The former project manager for a San Mateo firm said he has been hunting for work since he was let go at the beginning of 2009 — an effort he can only describe as “frustrating.”

“Last year was abysmal,” he said. “This year, there’s been more activity in the sense that one gets more calls. But you feel like you have a lot of coals in the fire. … and then nothing pans out.”

He found brief success with a job offer from Cisco, but after signing the paperwork and waiting for the company to finish his background check, the offer was withdrawn when executives realized they didn’t have the money to support the position.

Alan works part-time in retail “to keep my sanity,” he said. But he’s getting paid “peanuts” compared to what he used to earn and the paycheck only covers his phone bill and gas expenses.

Tabb works with job-seekers like Alan on a regular basis in Great in 8 Coaching, a program named for its eight steps which she details in her new, self-published book “Great in 8: Job Seeking Skills.” She typically works with eight to 12 job-seekers. Tabb estimates that 50 to 60 percent of her clients are jobless.

Her clientele includes recent college graduates, people laid off from large companies and workers older than 45.

“I didn’t want to see it, but I have,” she said, adding that it often can take those people longer to find work since most come from middle management.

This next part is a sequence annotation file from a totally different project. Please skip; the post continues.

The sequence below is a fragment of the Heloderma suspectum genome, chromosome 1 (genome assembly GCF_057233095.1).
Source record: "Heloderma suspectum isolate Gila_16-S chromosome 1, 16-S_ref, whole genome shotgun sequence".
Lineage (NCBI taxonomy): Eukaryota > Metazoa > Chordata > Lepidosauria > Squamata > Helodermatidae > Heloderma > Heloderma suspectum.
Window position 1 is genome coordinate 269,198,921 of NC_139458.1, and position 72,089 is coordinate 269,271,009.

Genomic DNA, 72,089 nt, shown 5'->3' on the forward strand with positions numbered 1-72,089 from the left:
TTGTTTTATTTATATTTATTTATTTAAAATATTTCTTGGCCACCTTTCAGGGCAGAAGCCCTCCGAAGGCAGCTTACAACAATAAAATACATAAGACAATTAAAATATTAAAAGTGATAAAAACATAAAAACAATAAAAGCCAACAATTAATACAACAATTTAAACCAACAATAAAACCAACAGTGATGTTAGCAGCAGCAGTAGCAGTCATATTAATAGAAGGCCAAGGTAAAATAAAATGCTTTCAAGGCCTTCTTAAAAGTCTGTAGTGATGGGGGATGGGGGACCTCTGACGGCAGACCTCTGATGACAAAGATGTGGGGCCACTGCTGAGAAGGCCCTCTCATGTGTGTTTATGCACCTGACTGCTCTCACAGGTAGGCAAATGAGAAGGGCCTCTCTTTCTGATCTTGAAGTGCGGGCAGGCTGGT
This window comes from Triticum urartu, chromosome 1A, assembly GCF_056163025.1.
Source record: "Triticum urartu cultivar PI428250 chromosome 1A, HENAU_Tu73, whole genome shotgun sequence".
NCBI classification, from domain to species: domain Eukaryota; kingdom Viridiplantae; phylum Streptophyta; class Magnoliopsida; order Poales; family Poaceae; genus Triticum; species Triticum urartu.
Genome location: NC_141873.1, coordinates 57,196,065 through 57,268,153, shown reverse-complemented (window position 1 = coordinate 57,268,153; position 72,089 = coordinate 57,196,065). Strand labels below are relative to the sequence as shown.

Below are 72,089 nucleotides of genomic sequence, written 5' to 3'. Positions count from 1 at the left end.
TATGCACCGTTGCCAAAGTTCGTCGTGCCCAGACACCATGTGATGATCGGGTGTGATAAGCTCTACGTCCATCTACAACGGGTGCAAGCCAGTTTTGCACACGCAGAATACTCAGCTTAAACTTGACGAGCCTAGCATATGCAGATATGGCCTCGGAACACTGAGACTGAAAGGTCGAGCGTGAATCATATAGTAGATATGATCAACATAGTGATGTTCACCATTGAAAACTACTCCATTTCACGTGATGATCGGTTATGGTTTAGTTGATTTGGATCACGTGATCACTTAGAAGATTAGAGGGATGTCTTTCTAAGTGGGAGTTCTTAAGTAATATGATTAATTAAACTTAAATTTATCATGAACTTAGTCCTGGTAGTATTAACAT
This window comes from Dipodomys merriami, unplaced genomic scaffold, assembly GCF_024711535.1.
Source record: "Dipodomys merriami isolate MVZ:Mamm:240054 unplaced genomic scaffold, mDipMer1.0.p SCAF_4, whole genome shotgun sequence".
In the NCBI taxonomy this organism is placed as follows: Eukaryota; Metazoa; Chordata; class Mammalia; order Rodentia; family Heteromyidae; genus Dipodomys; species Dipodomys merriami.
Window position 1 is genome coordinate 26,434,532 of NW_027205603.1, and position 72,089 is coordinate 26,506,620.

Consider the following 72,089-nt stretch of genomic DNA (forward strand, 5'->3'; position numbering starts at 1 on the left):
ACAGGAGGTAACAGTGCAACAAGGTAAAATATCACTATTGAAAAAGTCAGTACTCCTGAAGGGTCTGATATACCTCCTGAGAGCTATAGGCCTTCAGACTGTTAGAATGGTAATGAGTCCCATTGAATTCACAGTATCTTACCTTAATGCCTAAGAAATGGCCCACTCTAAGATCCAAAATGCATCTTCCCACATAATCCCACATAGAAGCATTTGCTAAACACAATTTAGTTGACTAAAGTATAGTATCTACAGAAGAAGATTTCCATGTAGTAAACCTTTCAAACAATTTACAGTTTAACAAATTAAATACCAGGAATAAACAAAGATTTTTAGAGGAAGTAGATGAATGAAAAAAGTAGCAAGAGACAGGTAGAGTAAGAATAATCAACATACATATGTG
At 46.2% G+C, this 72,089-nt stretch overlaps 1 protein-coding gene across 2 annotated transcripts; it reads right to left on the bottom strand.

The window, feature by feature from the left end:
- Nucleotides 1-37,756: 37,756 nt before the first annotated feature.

“Those jobs are going away and companies are getting rid of the layers,” Tabb said. “(Silicon Valley) is changing, and the people who are willing to learn new skills, they’re going to make it.”

Tabb is promoting her book and its ideas at San Mateo County libraries. Maria Kramer, Redwood City Public Library division manager, bought Tabb’s book on Tuesday to help library patrons.

“When you care for people in your community, you want your city to survive through this economy,” she said.

The downtown library’s 32 computers designated for adults are almost always filled with people looking for work, said Kramer, who estimated that many speak primarily Spanish and most are in their 40s and 50s.

Raj Chand, 46, is one of those regular patrons. He comes to the library to look for jobs while his 9-year-old son and 13-year-old daughter do their homework. In fact, his daughter saw a poster for Tabb’s seminar and recommended it to him.

Though Chand hasn’t found steady work since losing his job nearly two years ago as an assistant manager with HMSHost at San Francisco International Airport, he stays positive, finds work through temp agencies and volunteers his time doing IT support. Chand even had interviews where he was one of the top three candidates.

“It’s not the end of the road. You have to keep going,” he said. “The more active you are, the better.”

After Tabb’s speech, Alan felt better and went home with some new ideas for his search, such as confidence cards that list all the positive attributes he can bring to a job.

But after the past year and a half, Alan says most people — especially those with jobs — don’t know how rough the job search is these days with prospective employers demanding more.

“If they have 10 bulleted requirements, they want all 10,” Alan said. “It’s a square hole and you have to be a square peg with the exact dimensions to fit it.”